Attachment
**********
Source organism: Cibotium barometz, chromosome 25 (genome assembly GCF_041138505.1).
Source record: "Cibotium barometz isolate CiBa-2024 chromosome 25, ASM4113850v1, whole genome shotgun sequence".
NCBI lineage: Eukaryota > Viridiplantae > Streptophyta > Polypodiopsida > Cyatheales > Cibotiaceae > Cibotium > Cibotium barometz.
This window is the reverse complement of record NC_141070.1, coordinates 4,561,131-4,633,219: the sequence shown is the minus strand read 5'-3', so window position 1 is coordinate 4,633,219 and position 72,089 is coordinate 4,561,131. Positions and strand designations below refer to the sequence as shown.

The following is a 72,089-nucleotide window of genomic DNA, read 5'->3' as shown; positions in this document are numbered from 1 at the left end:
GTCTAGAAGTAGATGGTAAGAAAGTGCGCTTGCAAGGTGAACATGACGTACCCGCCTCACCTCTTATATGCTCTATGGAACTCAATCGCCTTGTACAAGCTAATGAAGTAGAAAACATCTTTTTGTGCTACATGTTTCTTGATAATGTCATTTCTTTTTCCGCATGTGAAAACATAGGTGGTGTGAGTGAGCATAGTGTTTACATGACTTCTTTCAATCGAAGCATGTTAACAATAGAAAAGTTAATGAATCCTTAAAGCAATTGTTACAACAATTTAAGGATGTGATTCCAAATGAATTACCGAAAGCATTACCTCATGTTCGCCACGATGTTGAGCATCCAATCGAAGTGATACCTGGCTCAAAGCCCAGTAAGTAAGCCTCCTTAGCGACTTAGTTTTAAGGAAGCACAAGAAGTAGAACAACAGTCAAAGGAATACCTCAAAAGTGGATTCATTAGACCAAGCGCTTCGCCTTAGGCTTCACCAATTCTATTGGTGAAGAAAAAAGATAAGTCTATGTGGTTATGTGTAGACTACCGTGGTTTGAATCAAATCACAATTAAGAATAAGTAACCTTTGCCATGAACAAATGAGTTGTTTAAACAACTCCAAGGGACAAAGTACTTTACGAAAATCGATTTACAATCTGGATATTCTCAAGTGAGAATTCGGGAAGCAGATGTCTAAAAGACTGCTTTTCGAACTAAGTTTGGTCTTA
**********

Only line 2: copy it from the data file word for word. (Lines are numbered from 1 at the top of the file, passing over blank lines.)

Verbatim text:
Source record: "Cibotium barometz isolate CiBa-2024 chromosome 25, ASM4113850v1, whole genome shotgun sequence".